Part of Quentin Tarantino’s enduring appeal as a filmmaker is his flair for casting forgotten stars and finding new ones. Perhaps no film epitomises Tarantino’s person-picking skills quite like Inglourious Basterds, a project that cast Brad Pitt, Michael Fassbender, and Michael Myers against type, and thrust European actors Christophe Waltz and Mélanie Laurent into the limelight.
Waltz, who played Basterds’ chilling Jew-hunter, has subsequently reunited with Tarantino for Django Unchained, essayed James Bond’s nemesis in Spectre, and he features in Wes Anderson’s incoming The French Dispatch.
Laurent, meanwhile, has leveraged her fame to do, well, everything.
On-screen, she’s been a memorable presence, whether starring in popcorn-crowd pleasers (Now You See Me), Oscar-winners (Beginners), or festival wows (Denis Villeneuve’s Enemy, Angelina Jolie’s By the Sea).
Her 2011 album En t’attendant, co-written with Irish troubadour Damien Rice, was a cross-continental hit. In the same year, she made her directorial debut with The Adopted. She has since written and directed the coming-of-age drama Breathe, Tomorrow (a hopeful documentary chronicling positive social and environmental possibilities and projects), and Galveston, an adaptation of Nic Pizzolatto’s novel and her first Anglophone film as a director.
“My brain always, always goes to directing first,” says Laurent. “I’m following my instinct. That’s the only way I’m choosing things as an actor too, by the way. It’s whether I’m seeing things or not. I was not supposed to be in the new film. So I didn’t think about acting for months, even when I was writing it. But we were in the middle of the first lockdown, and at some point with the production, I had to put myself in the film, because it’s so complicated right now to set up a movie and find actors.”
Characteristically, the prolific Laurent has already finished shooting The Nightingale, her fifth feature, starring Elle and Dakota Fanning. She’s already deep into a sixth feature concerning feminist cosmetic surgeon Suzanne Noël, who repaired broken faces during the First World War and found a way to remove the tattoos of concentration camp victims. It’s a project close to her heart: her Jewish grandfather was deported from Poland during the Nazi occupation.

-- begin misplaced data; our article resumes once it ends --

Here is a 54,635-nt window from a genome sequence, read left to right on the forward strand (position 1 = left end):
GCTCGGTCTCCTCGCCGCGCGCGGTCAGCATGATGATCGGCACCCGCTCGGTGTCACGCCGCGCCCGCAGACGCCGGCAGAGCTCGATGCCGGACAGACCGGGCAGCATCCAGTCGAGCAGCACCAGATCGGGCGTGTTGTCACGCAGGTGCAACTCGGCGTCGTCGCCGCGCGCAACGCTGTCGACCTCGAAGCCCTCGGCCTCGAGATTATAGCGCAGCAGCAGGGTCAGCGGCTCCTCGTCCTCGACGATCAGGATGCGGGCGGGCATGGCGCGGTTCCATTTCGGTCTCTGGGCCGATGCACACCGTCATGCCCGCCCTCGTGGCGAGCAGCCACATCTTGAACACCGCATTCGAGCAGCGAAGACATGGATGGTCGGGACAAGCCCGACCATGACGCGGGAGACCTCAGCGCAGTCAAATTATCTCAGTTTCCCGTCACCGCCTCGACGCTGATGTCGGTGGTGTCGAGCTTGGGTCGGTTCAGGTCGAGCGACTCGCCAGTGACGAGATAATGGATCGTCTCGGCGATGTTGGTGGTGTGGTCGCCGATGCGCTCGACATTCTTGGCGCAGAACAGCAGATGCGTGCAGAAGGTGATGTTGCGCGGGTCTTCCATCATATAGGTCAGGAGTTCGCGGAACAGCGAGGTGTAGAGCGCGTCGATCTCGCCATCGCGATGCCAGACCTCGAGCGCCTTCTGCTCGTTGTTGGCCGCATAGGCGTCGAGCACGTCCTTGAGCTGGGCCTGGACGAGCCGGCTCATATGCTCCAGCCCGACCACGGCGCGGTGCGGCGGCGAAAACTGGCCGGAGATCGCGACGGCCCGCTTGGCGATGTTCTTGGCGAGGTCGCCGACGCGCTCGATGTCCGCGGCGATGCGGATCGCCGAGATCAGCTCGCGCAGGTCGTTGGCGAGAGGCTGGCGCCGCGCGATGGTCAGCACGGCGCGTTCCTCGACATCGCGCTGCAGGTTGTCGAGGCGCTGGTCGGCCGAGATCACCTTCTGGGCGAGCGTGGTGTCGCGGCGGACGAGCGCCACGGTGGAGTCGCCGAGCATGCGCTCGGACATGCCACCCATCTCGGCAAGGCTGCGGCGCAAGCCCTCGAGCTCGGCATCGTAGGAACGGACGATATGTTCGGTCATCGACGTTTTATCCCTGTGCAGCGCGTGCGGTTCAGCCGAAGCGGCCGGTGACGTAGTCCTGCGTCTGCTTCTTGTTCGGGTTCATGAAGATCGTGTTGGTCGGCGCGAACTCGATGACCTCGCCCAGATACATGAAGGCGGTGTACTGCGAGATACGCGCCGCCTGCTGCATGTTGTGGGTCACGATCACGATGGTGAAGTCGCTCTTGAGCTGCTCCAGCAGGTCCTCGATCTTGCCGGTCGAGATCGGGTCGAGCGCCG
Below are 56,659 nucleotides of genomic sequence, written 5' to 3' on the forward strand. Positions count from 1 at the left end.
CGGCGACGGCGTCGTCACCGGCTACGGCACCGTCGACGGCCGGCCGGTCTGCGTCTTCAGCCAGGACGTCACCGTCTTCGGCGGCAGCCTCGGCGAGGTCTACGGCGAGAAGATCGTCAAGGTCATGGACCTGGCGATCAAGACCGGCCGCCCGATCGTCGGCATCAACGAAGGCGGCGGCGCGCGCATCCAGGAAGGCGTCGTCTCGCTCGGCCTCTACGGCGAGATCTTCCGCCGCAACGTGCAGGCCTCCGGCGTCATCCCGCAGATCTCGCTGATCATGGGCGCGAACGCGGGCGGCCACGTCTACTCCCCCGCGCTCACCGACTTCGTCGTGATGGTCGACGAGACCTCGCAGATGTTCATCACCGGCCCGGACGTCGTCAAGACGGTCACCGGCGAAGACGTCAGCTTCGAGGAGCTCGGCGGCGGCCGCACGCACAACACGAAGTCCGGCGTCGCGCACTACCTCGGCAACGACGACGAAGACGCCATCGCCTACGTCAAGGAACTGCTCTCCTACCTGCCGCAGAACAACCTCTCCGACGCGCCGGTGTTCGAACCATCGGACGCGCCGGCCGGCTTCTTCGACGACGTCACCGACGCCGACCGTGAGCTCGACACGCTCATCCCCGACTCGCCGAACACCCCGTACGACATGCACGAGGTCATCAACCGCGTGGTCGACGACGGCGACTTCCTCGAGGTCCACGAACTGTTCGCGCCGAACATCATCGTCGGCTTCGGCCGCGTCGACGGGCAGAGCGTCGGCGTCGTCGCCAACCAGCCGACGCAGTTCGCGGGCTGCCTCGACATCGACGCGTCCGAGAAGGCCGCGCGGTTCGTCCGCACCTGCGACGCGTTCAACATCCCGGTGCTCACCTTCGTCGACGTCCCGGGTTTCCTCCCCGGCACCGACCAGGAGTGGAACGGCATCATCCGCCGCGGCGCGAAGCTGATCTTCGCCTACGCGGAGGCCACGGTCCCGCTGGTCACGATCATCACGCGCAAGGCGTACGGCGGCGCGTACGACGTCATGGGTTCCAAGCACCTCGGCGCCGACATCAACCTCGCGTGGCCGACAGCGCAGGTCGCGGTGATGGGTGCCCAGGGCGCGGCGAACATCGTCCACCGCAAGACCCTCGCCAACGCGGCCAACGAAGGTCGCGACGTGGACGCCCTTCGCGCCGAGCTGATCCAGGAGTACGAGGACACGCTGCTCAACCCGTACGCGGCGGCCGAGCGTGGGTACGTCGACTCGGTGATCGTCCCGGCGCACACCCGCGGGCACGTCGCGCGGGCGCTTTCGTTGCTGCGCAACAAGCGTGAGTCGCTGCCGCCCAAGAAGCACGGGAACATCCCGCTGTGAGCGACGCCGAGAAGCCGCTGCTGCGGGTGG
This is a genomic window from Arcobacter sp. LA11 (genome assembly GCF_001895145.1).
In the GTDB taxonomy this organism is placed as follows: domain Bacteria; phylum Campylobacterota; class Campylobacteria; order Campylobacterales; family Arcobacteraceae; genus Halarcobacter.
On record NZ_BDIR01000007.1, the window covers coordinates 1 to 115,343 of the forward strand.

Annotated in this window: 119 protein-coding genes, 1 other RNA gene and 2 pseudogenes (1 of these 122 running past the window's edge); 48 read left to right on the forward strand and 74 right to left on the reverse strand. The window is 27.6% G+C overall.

The way he talked about women, saying: she's too melancholic, she should have cold baths for three weeks. A lot of women killed themselves inside his hospital. And when you know all that, it's hard to say: that man was amazing.
But the new film of which she currently speaks is The Mad Woman’s Ball, a stirring feminist thriller and reappraisal of Jean-Martin Charcot’s achievements at Paris’ Salpetriere Asylum during the 1880s, a moment in history when the “father of modern neurology” was studying hypnosis and female “hysterics”.
“He was the first doctor who was almost like a movie star,” says Laurent. “He was so famous and respected. And he was also the first doctor to make so much money. He was really rich. In France, Alice Winocour made a movie about him (2012’s Augustine) and his relationship with one of his patients (Louise Augustine Gleizes). And the movie made him seem pretty nice. I watched it - obviously - and thought: Oh my God, I’m going do the opposite. It’s hard, as a director, putting famous people on screen, because they really existed. I hope he is not seen as a monster, but I have read things about him that I really didn’t like. The way he talked about women, saying: she’s too melancholic, she should have cold baths for three weeks. A lot of women killed themselves inside his hospital. And when you know all that, it’s hard to say: that man was amazing.”